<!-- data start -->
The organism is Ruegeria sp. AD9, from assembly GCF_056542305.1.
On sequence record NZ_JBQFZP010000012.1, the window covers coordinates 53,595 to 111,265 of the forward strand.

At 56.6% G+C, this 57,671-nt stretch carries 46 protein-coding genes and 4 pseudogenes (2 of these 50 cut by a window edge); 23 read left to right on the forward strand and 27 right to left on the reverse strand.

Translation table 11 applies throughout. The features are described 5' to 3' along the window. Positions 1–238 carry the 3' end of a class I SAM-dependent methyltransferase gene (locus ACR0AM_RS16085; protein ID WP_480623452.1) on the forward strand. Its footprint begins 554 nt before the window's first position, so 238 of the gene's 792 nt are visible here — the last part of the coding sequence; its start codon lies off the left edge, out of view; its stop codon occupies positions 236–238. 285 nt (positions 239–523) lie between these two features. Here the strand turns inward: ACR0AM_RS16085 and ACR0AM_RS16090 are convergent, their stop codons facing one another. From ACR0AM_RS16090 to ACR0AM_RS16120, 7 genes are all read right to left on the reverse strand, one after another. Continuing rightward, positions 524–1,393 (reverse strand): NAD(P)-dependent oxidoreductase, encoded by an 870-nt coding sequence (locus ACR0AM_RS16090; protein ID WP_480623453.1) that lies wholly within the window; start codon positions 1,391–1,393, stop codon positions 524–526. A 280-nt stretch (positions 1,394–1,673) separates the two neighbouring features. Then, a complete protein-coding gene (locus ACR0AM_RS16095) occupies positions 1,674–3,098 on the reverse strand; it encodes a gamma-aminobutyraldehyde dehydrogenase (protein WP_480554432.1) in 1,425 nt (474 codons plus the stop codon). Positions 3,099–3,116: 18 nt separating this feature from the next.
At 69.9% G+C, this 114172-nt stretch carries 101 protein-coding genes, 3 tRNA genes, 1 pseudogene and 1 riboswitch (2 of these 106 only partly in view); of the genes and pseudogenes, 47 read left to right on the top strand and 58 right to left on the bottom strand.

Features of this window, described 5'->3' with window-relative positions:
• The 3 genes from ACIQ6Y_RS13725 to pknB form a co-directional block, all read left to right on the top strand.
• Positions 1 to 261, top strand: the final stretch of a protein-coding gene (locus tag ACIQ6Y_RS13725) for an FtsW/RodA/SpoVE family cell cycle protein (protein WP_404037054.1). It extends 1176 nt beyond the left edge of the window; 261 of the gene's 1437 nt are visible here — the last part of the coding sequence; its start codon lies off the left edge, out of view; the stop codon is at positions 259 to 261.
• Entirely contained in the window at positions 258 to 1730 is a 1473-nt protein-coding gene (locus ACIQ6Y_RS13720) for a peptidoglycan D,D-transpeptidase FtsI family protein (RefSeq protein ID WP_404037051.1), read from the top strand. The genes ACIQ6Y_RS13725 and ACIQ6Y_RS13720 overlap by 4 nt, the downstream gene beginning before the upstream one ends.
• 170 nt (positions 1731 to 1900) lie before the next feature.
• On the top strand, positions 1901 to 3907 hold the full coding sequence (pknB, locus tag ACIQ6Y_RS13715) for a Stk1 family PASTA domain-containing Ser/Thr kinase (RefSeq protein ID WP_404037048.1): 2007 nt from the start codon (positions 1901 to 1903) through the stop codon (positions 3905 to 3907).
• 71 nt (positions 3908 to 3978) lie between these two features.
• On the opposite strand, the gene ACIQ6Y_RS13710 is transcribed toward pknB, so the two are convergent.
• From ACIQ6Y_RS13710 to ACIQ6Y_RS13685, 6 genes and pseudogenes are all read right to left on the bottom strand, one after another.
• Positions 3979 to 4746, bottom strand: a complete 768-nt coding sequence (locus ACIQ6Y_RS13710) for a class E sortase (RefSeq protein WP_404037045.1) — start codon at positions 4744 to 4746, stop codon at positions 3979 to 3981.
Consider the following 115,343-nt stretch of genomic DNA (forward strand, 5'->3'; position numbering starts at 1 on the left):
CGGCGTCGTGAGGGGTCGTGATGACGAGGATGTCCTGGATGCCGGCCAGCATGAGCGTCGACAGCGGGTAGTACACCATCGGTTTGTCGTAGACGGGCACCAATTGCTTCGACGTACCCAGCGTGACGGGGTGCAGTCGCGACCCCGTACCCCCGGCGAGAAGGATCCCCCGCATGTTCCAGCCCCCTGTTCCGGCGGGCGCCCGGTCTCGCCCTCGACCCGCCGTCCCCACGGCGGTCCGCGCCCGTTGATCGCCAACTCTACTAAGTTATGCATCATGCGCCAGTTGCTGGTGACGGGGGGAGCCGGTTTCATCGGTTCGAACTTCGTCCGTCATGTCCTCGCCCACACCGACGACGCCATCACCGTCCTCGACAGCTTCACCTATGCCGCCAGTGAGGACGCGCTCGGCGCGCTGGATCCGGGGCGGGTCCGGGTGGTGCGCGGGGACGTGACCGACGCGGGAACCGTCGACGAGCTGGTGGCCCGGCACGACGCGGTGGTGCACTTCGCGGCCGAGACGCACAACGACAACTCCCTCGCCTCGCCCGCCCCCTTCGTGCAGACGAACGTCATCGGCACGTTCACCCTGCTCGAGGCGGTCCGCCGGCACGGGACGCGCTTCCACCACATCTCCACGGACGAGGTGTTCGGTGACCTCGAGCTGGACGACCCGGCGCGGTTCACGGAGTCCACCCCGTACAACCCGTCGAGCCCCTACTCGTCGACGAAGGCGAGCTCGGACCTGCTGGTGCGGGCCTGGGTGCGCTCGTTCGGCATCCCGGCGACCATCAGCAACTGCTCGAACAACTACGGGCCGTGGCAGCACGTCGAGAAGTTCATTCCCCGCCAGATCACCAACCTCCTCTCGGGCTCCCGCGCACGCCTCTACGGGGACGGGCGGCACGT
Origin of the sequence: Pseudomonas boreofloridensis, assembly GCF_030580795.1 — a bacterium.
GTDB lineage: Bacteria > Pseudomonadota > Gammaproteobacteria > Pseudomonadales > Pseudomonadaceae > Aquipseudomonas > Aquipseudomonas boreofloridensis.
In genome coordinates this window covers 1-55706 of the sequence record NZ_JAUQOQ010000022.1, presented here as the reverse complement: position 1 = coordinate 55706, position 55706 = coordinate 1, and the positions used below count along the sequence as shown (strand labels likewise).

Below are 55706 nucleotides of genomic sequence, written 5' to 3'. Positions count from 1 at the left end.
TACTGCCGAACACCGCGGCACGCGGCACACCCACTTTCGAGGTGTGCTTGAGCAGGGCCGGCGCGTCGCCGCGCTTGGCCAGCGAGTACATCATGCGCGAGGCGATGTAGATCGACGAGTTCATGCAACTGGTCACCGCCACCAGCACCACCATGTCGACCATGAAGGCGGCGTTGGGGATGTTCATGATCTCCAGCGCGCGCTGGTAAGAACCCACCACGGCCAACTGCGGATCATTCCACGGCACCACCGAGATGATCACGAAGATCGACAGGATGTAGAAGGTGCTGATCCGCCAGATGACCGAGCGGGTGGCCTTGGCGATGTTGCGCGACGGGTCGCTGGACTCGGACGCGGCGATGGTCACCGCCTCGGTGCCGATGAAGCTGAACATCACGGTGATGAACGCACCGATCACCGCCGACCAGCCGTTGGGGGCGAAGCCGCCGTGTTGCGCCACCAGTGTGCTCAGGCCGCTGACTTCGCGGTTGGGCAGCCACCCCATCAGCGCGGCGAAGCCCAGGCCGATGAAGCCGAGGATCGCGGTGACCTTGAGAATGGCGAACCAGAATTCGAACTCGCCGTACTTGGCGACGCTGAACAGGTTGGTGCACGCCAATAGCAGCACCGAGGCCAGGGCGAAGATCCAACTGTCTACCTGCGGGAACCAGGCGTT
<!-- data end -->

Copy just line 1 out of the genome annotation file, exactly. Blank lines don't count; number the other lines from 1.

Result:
The organism is Ruegeria sp. AD9, from assembly GCF_056542305.1.